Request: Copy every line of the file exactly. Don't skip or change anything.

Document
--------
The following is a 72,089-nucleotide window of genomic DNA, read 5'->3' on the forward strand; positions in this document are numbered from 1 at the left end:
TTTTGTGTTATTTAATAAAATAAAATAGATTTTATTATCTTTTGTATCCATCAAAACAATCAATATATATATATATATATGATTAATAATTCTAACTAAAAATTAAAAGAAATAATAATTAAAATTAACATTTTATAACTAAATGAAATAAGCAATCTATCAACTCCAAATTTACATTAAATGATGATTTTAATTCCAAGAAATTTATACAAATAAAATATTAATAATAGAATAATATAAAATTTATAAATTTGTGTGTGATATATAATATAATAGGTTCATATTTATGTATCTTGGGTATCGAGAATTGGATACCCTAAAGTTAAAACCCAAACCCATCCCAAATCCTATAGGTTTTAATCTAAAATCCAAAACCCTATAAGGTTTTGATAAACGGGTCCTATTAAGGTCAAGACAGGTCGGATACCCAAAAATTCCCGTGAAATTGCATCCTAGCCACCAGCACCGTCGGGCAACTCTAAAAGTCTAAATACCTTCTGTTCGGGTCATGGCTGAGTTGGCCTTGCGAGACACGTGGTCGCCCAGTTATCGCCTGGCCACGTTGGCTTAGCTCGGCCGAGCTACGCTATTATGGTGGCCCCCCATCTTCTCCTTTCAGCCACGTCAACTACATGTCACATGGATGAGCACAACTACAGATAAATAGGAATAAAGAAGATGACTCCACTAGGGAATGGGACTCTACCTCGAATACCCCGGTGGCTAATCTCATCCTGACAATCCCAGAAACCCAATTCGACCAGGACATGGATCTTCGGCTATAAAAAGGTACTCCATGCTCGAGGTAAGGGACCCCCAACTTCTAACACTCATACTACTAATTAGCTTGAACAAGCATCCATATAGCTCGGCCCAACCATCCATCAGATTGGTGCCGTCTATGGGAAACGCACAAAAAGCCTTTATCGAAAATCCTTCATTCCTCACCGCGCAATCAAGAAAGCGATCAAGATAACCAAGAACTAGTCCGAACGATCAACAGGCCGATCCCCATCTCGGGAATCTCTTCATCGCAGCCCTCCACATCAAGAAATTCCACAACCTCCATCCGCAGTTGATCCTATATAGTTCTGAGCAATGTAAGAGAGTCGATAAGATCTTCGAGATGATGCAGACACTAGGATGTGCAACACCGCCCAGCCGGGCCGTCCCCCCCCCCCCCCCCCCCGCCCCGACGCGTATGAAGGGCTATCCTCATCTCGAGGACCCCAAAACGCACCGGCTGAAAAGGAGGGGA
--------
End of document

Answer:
The following is a 72,089-nucleotide window of genomic DNA, read 5'->3' on the forward strand; positions in this document are numbered from 1 at the left end:
TTTTGTGTTATTTAATAAAATAAAATAGATTTTATTATCTTTTGTATCCATCAAAACAATCAATATATATATATATATATGATTAATAATTCTAACTAAAAATTAAAAGAAATAATAATTAAAATTAACATTTTATAACTAAATGAAATAAGCAATCTATCAACTCCAAATTTACATTAAATGATGATTTTAATTCCAAGAAATTTATACAAATAAAATATTAATAATAGAATAATATAAAATTTATAAATTTGTGTGTGATATATAATATAATAGGTTCATATTTATGTATCTTGGGTATCGAGAATTGGATACCCTAAAGTTAAAACCCAAACCCATCCCAAATCCTATAGGTTTTAATCTAAAATCCAAAACCCTATAAGGTTTTGATAAACGGGTCCTATTAAGGTCAAGACAGGTCGGATACCCAAAAATTCCCGTGAAATTGCATCCTAGCCACCAGCACCGTCGGGCAACTCTAAAAGTCTAAATACCTTCTGTTCGGGTCATGGCTGAGTTGGCCTTGCGAGACACGTGGTCGCCCAGTTATCGCCTGGCCACGTTGGCTTAGCTCGGCCGAGCTACGCTATTATGGTGGCCCCCCATCTTCTCCTTTCAGCCACGTCAACTACATGTCACATGGATGAGCACAACTACAGATAAATAGGAATAAAGAAGATGACTCCACTAGGGAATGGGACTCTACCTCGAATACCCCGGTGGCTAATCTCATCCTGACAATCCCAGAAACCCAATTCGACCAGGACATGGATCTTCGGCTATAAAAAGGTACTCCATGCTCGAGGTAAGGGACCCCCAACTTCTAACACTCATACTACTAATTAGCTTGAACAAGCATCCATATAGCTCGGCCCAACCATCCATCAGATTGGTGCCGTCTATGGGAAACGCACAAAAAGCCTTTATCGAAAATCCTTCATTCCTCACCGCGCAATCAAGAAAGCGATCAAGATAACCAAGAACTAGTCCGAACGATCAACAGGCCGATCCCCATCTCGGGAATCTCTTCATCGCAGCCCTCCACATCAAGAAATTCCACAACCTCCATCCGCAGTTGATCCTATATAGTTCTGAGCAATGTAAGAGAGTCGATAAGATCTTCGAGATGATGCAGACACTAGGATGTGCAACACCGCCCAGCCGGGCCGTCCCCCCCCCCCCCCCCCCCGCCCCGACGCGTATGAAGGGCTATCCTCATCTCGAGGACCCCAAAACGCACCGGCTGAAAAGGAGGGGA